Herbaceous: Peaceful Game Series

Herbaceous game box
I used fresh lavender from my garden for this picture

Herbaceous game overview

Herbaceous is a relaxing card game where you are collecting sets of herbs and potting them into different types of containers to score points. Each turn, you will draw two herb cards. One of the herbs will go in your private garden and the other will go into the public garden. Only you can access the herbs in your private garden; the public garden is open to everyone.

However, there is a catch to drawing herb cards. You must draw one herb card at a time and decide which garden to place it in before you draw the next. The second card must go in the garden where you didn’t place the first.

Once some herbs have been planted, then you can start potting. At the beginning of your turn, you may choose to pot herbs from your private garden and/or the public garden. You can only pot each of your containers once, and you are trying to get the biggest set of herbs for the most points. If a player takes herbs from the public garden, then those herbs are not available for the other players.

There’s also a fun element to the game where the first player to get three different special herb cards in the glass container gets the herb biscuit, which is worth 5 extra points.

The game ends when the herb deck runs out of cards and all players have finished potting. You will then tally up points and the player with the highest score wins!

Player count: 1 to 4 players

Playing time: 20 minutes

Complexity: Low

MSRP: $24.99

Link to BoardGameGeek page

Herbaceous game herb and container cards
Herb cards and containers for potting

Why Herbaceous is a peaceful game


Herbaceous has to have one of the most peaceful and relaxing themes in the history of board games: planting and potting herbs. Gardening is a great way to slow down from the hectic pace of modern life and that feeling of deceleration is recreated through this theme.


The artwork for Herbaceous is subtle and calming. All of the cards have a natural and organic appearance. As a result, I feel myself slowing down when playing the game. It’s almost like I am actually planting herbs in a real garden.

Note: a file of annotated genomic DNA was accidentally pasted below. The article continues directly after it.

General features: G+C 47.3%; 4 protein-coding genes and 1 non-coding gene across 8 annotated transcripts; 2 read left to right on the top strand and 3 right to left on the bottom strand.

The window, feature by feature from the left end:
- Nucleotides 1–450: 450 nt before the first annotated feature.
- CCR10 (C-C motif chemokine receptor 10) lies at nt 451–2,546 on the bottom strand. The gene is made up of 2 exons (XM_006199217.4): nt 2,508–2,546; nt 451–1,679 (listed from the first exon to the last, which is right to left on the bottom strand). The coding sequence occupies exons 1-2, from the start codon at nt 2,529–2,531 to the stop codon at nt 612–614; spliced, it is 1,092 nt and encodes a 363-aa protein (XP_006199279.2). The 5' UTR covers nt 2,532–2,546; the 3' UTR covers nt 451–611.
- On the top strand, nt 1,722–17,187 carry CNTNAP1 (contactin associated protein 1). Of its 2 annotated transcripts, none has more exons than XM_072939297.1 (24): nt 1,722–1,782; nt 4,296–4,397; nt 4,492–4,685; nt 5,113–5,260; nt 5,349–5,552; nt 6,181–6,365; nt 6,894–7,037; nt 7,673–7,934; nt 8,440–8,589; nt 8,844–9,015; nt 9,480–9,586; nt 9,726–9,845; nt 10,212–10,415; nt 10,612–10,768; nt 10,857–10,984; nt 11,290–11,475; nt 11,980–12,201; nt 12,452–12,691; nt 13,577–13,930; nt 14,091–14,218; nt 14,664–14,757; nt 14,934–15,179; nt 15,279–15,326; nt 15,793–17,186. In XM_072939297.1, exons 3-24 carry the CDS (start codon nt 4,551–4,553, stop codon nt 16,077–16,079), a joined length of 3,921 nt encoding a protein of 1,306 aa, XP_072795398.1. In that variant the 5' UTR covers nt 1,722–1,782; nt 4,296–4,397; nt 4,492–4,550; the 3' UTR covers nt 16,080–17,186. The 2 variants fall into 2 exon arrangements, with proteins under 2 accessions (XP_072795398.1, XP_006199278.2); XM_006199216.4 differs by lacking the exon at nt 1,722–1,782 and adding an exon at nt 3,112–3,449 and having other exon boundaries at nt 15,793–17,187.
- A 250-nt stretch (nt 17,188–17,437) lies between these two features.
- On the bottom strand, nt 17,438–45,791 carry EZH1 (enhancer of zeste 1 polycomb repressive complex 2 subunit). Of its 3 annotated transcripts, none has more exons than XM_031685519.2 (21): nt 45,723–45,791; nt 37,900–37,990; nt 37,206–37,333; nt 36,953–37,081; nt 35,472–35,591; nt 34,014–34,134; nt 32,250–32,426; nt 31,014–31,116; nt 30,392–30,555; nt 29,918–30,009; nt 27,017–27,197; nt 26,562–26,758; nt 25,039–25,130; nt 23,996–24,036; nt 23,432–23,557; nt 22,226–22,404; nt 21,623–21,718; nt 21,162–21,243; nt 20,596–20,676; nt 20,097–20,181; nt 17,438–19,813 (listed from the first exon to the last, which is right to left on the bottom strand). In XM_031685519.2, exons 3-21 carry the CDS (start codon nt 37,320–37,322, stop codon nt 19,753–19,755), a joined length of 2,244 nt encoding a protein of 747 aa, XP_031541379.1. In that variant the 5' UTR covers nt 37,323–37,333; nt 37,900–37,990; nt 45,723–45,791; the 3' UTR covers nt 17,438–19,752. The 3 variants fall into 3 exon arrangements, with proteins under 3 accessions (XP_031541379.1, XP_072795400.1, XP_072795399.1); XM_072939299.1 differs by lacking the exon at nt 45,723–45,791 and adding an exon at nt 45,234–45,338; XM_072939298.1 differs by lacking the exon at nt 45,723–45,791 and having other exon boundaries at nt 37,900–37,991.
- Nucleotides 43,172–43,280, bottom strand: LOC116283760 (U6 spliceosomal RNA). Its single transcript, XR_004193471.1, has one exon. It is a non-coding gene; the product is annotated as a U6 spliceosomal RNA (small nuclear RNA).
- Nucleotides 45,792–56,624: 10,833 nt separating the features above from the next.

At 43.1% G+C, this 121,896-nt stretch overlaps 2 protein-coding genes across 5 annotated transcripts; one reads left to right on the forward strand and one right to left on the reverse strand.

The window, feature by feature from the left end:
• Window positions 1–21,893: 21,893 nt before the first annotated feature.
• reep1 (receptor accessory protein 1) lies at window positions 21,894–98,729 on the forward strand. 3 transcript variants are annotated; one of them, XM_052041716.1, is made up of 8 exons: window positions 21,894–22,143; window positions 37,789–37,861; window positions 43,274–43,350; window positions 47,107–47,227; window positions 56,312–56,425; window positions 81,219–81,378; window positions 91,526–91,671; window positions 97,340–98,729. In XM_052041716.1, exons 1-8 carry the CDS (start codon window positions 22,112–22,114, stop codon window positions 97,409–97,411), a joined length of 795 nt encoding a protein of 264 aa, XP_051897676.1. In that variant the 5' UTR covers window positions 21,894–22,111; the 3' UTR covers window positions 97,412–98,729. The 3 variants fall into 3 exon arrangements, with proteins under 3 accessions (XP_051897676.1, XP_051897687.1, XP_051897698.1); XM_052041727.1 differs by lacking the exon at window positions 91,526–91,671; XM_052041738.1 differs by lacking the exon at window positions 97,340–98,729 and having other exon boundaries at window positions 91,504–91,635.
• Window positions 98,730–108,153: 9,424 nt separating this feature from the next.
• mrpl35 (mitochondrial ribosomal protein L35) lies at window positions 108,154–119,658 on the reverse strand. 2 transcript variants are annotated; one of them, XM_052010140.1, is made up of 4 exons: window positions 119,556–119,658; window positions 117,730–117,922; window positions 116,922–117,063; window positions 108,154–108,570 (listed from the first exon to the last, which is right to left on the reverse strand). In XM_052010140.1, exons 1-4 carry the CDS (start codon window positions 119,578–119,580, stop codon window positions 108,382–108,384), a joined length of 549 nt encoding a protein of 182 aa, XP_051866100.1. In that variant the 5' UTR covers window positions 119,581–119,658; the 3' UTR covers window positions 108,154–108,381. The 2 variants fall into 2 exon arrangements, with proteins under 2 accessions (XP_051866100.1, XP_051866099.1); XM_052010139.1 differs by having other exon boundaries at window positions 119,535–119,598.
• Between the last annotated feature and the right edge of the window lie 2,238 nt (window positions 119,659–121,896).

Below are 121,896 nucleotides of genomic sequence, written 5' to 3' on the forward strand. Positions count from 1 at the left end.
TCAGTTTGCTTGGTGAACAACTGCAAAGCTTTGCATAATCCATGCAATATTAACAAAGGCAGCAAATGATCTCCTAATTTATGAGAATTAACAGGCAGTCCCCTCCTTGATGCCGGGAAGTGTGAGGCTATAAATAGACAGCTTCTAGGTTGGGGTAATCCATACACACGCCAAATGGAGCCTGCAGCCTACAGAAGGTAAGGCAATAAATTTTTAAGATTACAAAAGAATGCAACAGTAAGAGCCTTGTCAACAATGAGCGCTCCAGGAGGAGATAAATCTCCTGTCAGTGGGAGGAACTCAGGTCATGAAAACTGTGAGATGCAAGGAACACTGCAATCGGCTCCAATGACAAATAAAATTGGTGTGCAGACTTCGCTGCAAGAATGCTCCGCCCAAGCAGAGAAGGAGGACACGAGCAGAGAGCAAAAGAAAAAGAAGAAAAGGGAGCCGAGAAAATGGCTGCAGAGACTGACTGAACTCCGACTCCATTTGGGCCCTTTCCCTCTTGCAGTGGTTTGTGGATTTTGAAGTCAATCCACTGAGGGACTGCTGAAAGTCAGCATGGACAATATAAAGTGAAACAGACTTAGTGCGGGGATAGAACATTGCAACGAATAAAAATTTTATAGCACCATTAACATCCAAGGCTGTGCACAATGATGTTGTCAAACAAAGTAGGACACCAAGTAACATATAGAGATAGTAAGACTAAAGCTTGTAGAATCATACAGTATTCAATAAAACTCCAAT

Not only do I feel myself slowing down as a result of the theme and artwork in Herbaceous, but the gameplay encourages that feeling as well. There are no complex choices to make here. All you are doing on your turn is drawing two cards and choosing which garden to place them in. The biggest decision you have to make in the game is when to pot, but that feels intuitive rather than something you have to think hard about.

There’s also the joy of trying to get the biscuit card! This is a light-hearted aspect of the game that usually leads to some fun table talk among the players about who is going to get to it first.


The components in Herbaceous are simple. There is a deck of cards and a few private garden markers. That’s it. It practically sets itself up. As a result, the barrier to setup is low which makes Herbaceous very easy to get to the table.

I bring up the simplicity of Herbaceous because I’ve noticed that games with few components and minimal setup often encourage a sense of ease among the players. There are typically not as many things to track, which means you can inhabit the game instead of being brought back out of it by making sure you are playing the rules correctly.

Herbaceous game biscuit and special herb cards
Don’t forget about the biscuit!

Is Herbaceous a good game for you?

I highly recommend Herbaceous if you are looking for a light and breezy gardening-themed game that plays in a short amount of time. In addition, I think it’s important to point out the value of games like this. People often have periods of their life where it’s difficult to find the time and/or energy to sit down and play a more complex game with lots of pieces. Games like Herbaceous are a great way to still be able to have regular and satisfying gaming sessions during those periods.

A question for you

As a side note, I’ve been learning about how to improve the quality of my board game pictures. This week I experimented with using stands to prop up the cards in these pictures. How do you think the pictures turned out? Which one is your favorite?

This post is part of my peaceful game series where I discuss tabletop games that I believe have a noteworthy amount of peaceful qualities. Click here to read my previous entry in this series: Everdell.


2 responses to “Herbaceous: Peaceful Game Series”

  1. I really love the artwork in Herbaceous too! I think the use of stands to prop up the cards in these pictures works very well here. I like the sense of depth in the pictures with cards being behind others, but not laying flat on top of each other. The biscuit picture is my favorite!

    • I appreciate the feedback about the pictures! The biscuit picture is also my favorite 🙂

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